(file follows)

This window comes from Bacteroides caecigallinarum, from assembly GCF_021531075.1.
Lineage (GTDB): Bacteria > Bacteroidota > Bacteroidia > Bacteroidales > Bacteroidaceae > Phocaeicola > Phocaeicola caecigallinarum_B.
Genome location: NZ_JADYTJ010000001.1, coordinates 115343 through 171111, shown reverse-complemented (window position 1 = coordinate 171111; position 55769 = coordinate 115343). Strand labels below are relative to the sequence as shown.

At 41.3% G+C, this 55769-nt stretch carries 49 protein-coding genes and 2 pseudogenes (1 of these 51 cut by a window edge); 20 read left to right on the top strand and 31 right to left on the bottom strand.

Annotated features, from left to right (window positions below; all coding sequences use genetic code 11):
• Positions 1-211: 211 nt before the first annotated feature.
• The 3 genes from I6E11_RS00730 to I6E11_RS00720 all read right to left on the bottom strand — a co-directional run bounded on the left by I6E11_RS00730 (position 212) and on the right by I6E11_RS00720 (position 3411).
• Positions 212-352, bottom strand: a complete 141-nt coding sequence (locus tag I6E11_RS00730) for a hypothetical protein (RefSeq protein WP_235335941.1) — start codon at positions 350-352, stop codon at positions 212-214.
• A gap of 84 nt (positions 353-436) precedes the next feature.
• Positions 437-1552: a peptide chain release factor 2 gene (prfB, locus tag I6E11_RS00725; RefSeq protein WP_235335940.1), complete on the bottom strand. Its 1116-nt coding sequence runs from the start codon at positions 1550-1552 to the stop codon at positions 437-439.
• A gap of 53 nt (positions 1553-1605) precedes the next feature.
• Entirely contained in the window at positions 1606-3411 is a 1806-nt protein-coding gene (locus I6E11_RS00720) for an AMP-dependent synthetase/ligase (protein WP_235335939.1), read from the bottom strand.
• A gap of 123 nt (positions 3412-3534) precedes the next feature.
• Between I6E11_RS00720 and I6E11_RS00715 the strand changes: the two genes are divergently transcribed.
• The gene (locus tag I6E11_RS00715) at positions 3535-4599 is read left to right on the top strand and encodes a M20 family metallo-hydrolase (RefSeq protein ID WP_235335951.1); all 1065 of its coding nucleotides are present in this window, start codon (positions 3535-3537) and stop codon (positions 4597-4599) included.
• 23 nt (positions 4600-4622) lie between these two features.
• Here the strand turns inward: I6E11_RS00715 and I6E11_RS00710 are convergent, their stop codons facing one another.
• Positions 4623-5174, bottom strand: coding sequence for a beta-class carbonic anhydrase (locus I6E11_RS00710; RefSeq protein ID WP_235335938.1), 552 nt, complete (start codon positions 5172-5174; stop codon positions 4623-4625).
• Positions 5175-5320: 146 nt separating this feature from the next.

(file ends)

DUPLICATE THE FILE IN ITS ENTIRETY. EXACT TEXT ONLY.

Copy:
This window comes from Bacteroides caecigallinarum, from assembly GCF_021531075.1.
Lineage (GTDB): Bacteria > Bacteroidota > Bacteroidia > Bacteroidales > Bacteroidaceae > Phocaeicola > Phocaeicola caecigallinarum_B.
Genome location: NZ_JADYTJ010000001.1, coordinates 115343 through 171111, shown reverse-complemented (window position 1 = coordinate 171111; position 55769 = coordinate 115343). Strand labels below are relative to the sequence as shown.

At 41.3% G+C, this 55769-nt stretch carries 49 protein-coding genes and 2 pseudogenes (1 of these 51 cut by a window edge); 20 read left to right on the top strand and 31 right to left on the bottom strand.

Annotated features, from left to right (window positions below; all coding sequences use genetic code 11):
• Positions 1-211: 211 nt before the first annotated feature.
• The 3 genes from I6E11_RS00730 to I6E11_RS00720 all read right to left on the bottom strand — a co-directional run bounded on the left by I6E11_RS00730 (position 212) and on the right by I6E11_RS00720 (position 3411).
• Positions 212-352, bottom strand: a complete 141-nt coding sequence (locus tag I6E11_RS00730) for a hypothetical protein (RefSeq protein WP_235335941.1) — start codon at positions 350-352, stop codon at positions 212-214.
• A gap of 84 nt (positions 353-436) precedes the next feature.
• Positions 437-1552: a peptide chain release factor 2 gene (prfB, locus tag I6E11_RS00725; RefSeq protein WP_235335940.1), complete on the bottom strand. Its 1116-nt coding sequence runs from the start codon at positions 1550-1552 to the stop codon at positions 437-439.
• A gap of 53 nt (positions 1553-1605) precedes the next feature.
• Entirely contained in the window at positions 1606-3411 is a 1806-nt protein-coding gene (locus I6E11_RS00720) for an AMP-dependent synthetase/ligase (protein WP_235335939.1), read from the bottom strand.
• A gap of 123 nt (positions 3412-3534) precedes the next feature.
• Between I6E11_RS00720 and I6E11_RS00715 the strand changes: the two genes are divergently transcribed.
• The gene (locus tag I6E11_RS00715) at positions 3535-4599 is read left to right on the top strand and encodes a M20 family metallo-hydrolase (RefSeq protein ID WP_235335951.1); all 1065 of its coding nucleotides are present in this window, start codon (positions 3535-3537) and stop codon (positions 4597-4599) included.
• 23 nt (positions 4600-4622) lie between these two features.
• Here the strand turns inward: I6E11_RS00715 and I6E11_RS00710 are convergent, their stop codons facing one another.
• Positions 4623-5174, bottom strand: coding sequence for a beta-class carbonic anhydrase (locus I6E11_RS00710; RefSeq protein ID WP_235335938.1), 552 nt, complete (start codon positions 5172-5174; stop codon positions 4623-4625).
• Positions 5175-5320: 146 nt separating this feature from the next.